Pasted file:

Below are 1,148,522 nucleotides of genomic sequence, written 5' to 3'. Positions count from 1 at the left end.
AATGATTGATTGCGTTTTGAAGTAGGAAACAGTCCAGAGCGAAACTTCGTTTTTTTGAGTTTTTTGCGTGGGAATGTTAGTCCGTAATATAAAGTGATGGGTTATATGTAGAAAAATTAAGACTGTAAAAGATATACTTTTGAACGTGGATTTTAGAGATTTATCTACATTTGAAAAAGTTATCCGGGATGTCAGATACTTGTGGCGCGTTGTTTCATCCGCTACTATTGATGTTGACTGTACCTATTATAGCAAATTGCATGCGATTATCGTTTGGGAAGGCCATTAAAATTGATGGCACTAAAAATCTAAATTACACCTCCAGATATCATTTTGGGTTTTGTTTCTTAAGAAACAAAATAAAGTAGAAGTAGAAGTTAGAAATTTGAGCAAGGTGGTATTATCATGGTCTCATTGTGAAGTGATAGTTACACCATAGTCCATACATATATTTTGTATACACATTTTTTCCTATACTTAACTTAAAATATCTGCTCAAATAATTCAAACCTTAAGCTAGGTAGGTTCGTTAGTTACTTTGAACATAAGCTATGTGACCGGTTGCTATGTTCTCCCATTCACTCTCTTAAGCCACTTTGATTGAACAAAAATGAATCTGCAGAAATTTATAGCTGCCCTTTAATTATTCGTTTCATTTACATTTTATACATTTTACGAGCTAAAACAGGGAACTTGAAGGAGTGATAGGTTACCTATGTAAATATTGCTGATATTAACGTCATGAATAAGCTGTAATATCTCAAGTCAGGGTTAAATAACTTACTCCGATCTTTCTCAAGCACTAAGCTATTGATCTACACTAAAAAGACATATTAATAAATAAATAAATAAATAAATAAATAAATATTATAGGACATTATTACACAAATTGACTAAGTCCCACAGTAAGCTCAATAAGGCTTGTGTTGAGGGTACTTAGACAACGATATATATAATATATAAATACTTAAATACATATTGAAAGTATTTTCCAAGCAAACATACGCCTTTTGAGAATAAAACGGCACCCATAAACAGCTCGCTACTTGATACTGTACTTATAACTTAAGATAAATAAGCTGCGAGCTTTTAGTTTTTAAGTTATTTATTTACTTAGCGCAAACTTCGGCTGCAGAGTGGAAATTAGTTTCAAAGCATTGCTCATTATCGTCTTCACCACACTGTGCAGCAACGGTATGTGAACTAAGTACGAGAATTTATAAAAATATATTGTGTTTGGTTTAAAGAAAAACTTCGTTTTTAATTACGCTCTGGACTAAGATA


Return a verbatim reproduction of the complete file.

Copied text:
Below are 1,148,522 nucleotides of genomic sequence, written 5' to 3'. Positions count from 1 at the left end.
AATGATTGATTGCGTTTTGAAGTAGGAAACAGTCCAGAGCGAAACTTCGTTTTTTTGAGTTTTTTGCGTGGGAATGTTAGTCCGTAATATAAAGTGATGGGTTATATGTAGAAAAATTAAGACTGTAAAAGATATACTTTTGAACGTGGATTTTAGAGATTTATCTACATTTGAAAAAGTTATCCGGGATGTCAGATACTTGTGGCGCGTTGTTTCATCCGCTACTATTGATGTTGACTGTACCTATTATAGCAAATTGCATGCGATTATCGTTTGGGAAGGCCATTAAAATTGATGGCACTAAAAATCTAAATTACACCTCCAGATATCATTTTGGGTTTTGTTTCTTAAGAAACAAAATAAAGTAGAAGTAGAAGTTAGAAATTTGAGCAAGGTGGTATTATCATGGTCTCATTGTGAAGTGATAGTTACACCATAGTCCATACATATATTTTGTATACACATTTTTTCCTATACTTAACTTAAAATATCTGCTCAAATAATTCAAACCTTAAGCTAGGTAGGTTCGTTAGTTACTTTGAACATAAGCTATGTGACCGGTTGCTATGTTCTCCCATTCACTCTCTTAAGCCACTTTGATTGAACAAAAATGAATCTGCAGAAATTTATAGCTGCCCTTTAATTATTCGTTTCATTTACATTTTATACATTTTACGAGCTAAAACAGGGAACTTGAAGGAGTGATAGGTTACCTATGTAAATATTGCTGATATTAACGTCATGAATAAGCTGTAATATCTCAAGTCAGGGTTAAATAACTTACTCCGATCTTTCTCAAGCACTAAGCTATTGATCTACACTAAAAAGACATATTAATAAATAAATAAATAAATAAATAAATAAATATTATAGGACATTATTACACAAATTGACTAAGTCCCACAGTAAGCTCAATAAGGCTTGTGTTGAGGGTACTTAGACAACGATATATATAATATATAAATACTTAAATACATATTGAAAGTATTTTCCAAGCAAACATACGCCTTTTGAGAATAAAACGGCACCCATAAACAGCTCGCTACTTGATACTGTACTTATAACTTAAGATAAATAAGCTGCGAGCTTTTAGTTTTTAAGTTATTTATTTACTTAGCGCAAACTTCGGCTGCAGAGTGGAAATTAGTTTCAAAGCATTGCTCATTATCGTCTTCACCACACTGTGCAGCAACGGTATGTGAACTAAGTACGAGAATTTATAAAAATATATTGTGTTTGGTTTAAAGAAAAACTTCGTTTTTAATTACGCTCTGGACTAAGATA